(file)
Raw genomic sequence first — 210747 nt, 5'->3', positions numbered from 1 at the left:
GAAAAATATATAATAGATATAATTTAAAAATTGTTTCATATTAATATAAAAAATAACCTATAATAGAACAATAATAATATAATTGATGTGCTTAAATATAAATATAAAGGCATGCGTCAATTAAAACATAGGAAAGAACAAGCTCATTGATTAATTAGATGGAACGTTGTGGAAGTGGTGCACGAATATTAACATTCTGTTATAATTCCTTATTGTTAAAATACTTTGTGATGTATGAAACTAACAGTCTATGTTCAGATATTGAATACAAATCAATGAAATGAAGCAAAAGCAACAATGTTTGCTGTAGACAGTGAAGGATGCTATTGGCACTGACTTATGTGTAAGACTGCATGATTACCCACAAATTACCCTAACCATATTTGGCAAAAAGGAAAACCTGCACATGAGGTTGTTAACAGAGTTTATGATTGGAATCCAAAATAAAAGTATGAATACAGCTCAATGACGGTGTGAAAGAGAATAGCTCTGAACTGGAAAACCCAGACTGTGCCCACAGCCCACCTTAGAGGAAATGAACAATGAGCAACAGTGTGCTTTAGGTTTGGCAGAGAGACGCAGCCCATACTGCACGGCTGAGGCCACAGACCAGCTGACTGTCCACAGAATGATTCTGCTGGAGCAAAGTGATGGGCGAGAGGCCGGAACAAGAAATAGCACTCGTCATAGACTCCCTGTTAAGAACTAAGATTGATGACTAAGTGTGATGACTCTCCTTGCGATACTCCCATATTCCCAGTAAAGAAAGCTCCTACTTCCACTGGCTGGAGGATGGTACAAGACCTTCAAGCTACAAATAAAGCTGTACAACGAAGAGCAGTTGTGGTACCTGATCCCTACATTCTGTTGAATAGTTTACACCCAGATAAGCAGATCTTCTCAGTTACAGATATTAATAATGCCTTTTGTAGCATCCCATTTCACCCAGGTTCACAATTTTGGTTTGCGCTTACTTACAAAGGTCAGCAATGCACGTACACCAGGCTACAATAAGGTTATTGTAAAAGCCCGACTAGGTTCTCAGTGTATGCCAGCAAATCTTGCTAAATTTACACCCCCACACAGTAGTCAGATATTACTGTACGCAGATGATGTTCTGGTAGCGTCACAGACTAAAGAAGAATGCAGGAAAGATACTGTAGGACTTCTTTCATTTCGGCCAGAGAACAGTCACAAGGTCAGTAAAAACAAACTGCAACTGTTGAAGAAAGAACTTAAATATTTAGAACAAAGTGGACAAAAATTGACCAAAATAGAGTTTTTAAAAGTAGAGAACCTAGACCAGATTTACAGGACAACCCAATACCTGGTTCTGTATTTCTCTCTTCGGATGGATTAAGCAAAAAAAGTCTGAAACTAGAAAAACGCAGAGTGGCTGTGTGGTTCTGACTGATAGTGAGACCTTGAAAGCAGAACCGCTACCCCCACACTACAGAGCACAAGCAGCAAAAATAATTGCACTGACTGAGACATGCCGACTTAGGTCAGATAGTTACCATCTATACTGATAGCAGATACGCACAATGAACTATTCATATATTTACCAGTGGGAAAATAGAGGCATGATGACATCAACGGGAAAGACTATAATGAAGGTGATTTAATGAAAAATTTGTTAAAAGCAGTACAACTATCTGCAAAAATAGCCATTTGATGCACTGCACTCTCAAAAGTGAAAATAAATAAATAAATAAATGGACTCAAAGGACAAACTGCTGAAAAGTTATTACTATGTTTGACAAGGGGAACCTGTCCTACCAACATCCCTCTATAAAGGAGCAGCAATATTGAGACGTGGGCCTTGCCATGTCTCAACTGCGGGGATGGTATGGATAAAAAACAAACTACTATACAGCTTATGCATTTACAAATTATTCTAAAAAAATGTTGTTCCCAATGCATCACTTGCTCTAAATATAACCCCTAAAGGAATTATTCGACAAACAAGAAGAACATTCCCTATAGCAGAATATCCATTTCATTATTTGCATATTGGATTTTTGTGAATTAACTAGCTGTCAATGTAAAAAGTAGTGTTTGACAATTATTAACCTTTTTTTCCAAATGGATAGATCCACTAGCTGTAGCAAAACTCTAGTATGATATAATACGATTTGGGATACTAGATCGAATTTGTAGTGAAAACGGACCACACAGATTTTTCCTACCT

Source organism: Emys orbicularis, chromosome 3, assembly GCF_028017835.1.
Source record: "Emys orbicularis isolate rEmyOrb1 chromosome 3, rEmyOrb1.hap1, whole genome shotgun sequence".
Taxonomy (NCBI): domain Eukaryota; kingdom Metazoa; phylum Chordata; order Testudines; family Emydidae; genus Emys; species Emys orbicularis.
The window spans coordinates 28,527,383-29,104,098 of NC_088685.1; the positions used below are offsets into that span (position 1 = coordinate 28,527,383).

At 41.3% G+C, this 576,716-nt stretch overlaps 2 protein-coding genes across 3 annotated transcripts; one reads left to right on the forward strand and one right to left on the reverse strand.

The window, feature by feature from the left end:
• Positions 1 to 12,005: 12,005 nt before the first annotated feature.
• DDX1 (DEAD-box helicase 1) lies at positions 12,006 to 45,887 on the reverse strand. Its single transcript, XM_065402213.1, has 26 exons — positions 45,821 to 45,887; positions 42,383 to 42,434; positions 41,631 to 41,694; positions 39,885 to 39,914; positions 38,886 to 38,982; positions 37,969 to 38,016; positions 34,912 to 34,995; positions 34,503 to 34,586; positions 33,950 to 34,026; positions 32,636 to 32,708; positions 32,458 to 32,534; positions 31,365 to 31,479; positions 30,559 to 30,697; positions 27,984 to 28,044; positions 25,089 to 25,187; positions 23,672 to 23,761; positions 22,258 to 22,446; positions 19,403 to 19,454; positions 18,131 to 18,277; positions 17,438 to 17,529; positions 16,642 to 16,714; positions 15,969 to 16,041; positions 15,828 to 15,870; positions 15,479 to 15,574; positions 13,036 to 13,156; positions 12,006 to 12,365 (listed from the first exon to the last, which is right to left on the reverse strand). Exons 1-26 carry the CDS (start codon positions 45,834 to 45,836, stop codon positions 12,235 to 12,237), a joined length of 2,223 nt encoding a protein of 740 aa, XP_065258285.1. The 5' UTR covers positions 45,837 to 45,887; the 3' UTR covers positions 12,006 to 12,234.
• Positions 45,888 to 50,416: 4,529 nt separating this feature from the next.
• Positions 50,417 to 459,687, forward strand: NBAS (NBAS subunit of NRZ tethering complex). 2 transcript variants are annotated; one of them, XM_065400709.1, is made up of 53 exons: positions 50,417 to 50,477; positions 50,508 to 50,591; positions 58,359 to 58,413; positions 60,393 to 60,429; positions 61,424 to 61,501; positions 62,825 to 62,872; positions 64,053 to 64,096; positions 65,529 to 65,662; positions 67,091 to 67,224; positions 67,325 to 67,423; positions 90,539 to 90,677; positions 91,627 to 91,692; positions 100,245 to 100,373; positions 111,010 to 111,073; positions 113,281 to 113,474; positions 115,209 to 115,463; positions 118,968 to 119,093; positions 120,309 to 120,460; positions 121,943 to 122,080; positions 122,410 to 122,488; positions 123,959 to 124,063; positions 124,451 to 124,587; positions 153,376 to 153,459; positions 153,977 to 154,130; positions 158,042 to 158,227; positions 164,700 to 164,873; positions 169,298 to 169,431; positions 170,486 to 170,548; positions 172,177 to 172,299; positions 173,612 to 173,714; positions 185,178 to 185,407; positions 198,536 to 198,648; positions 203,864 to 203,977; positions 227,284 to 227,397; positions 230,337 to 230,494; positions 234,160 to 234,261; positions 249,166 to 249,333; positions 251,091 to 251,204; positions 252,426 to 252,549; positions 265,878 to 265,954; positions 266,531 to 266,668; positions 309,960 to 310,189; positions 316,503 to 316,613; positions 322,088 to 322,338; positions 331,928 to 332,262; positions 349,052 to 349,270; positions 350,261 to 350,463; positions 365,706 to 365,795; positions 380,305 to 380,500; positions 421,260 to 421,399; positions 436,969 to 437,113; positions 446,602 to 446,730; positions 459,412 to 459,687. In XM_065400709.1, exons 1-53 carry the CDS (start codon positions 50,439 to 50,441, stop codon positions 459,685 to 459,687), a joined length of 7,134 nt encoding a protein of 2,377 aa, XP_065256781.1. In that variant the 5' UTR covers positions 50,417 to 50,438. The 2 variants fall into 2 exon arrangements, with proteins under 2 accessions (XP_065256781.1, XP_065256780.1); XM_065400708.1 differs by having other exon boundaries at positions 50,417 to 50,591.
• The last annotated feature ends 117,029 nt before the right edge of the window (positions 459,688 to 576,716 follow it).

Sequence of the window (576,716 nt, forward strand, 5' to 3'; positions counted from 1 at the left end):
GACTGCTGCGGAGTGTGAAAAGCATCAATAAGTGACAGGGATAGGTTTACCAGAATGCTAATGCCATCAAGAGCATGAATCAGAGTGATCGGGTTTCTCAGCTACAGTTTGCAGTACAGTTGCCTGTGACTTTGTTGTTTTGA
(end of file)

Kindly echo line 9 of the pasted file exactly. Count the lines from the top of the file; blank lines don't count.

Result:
• Positions 1 to 12,005: 12,005 nt before the first annotated feature.